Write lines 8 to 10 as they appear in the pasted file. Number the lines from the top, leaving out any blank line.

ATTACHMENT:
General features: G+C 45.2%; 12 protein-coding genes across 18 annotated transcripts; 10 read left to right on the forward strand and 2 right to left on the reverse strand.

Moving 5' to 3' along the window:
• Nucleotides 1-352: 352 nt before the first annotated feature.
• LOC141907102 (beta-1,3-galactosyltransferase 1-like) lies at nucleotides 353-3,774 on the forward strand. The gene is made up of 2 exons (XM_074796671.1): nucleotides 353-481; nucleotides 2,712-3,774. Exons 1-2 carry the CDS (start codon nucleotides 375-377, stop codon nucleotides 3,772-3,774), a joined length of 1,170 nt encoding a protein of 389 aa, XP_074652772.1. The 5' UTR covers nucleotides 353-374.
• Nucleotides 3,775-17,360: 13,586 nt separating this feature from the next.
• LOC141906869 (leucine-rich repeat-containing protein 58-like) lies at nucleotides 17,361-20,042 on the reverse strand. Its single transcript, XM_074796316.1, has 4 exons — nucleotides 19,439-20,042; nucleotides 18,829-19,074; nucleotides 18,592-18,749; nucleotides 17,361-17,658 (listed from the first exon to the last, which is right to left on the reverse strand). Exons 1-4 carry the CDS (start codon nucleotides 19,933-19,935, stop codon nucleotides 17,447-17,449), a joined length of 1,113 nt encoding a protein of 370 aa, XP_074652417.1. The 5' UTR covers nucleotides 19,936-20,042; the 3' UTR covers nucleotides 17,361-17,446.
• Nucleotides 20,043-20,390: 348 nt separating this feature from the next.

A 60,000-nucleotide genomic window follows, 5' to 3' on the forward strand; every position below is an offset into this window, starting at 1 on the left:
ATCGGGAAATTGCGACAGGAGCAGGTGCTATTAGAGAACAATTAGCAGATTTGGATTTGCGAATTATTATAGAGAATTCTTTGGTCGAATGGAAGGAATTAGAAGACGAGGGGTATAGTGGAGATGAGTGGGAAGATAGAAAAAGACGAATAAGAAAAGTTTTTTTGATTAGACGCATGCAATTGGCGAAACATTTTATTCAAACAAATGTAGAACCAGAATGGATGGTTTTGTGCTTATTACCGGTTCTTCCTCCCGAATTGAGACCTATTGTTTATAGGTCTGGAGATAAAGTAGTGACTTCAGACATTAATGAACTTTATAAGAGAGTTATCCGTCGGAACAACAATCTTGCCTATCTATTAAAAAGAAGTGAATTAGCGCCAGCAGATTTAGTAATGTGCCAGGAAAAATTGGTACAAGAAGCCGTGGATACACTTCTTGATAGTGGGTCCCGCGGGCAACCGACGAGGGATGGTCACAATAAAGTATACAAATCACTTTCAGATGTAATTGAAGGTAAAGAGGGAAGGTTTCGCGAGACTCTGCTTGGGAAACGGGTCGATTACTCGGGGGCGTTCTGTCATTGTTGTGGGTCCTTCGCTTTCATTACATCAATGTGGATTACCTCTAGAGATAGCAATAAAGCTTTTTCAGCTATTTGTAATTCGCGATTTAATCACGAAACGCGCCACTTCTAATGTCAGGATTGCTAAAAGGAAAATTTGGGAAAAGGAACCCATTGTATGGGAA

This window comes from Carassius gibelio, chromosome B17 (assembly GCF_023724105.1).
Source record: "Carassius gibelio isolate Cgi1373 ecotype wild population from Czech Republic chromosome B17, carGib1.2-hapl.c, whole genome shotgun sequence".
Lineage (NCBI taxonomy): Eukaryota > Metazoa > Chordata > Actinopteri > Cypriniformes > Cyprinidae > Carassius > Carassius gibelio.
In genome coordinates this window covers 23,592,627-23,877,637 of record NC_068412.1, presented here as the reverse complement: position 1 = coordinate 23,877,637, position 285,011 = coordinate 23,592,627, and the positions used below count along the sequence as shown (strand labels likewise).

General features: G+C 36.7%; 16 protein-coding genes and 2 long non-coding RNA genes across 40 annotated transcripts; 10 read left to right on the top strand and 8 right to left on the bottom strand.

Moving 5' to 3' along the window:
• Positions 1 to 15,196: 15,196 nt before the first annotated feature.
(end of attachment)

A 60,000-nucleotide genomic window follows, 5' to 3' on the forward strand; every position below is an offset into this window, starting at 1 on the left:
ATCGGGAAATTGCGACAGGAGCAGGTGCTATTAGAGAACAATTAGCAGATTTGGATTTGCGAATTATTATAGAGAATTCTTTGGTCGAATGGAAGGAATTAGAAGACGAGGGGTATAGTGGAGATGAGTGGGAAGATAGAAAAAGACGAATAAGAAAAGTTTTTTTGATTAGACGCATGCAATTGGCGAAACATTTTATTCAAACAAATGTAGAACCAGAATGGATGGTTTTGTGCTTATTACCGGTTCTTCCTCCCGAATTGAGACCTATTGTTTATAGGTCTGGAGATAAAGTAGTGACTTCAGACATTAATGAACTTTATAAGAGAGTTATCCGTCGGAACAACAATCTTGCCTATCTATTAAAAAGAAGTGAATTAGCGCCAGCAGATTTAGTAATGTGCCAGGAAAAATTGGTACAAGAAGCCGTGGATACACTTCTTGATAGTGGGTCCCGCGGGCAACCGACGAGGGATGGTCACAATAAAGTATACAAATCACTTTCAGATGTAATTGAAGGTAAAGAGGGAAGGTTTCGCGAGACTCTGCTTGGGAAACGGGTCGATTACTCGGGGGCGTTCTGTCATTGTTGTGGGTCCTTCGCTTTCATTACATCAATGTGGATTACCTCTAGAGATAGCAATAAAGCTTTTTCAGCTATTTGTAATTCGCGATTTAATCACGAAACGCGCCACTTCTAATGTCAGGATTGCTAAAAGGAAAATTTGGGAAAAGGAACCCATTGTATGGGAA

This window comes from Carassius gibelio, chromosome B17 (assembly GCF_023724105.1).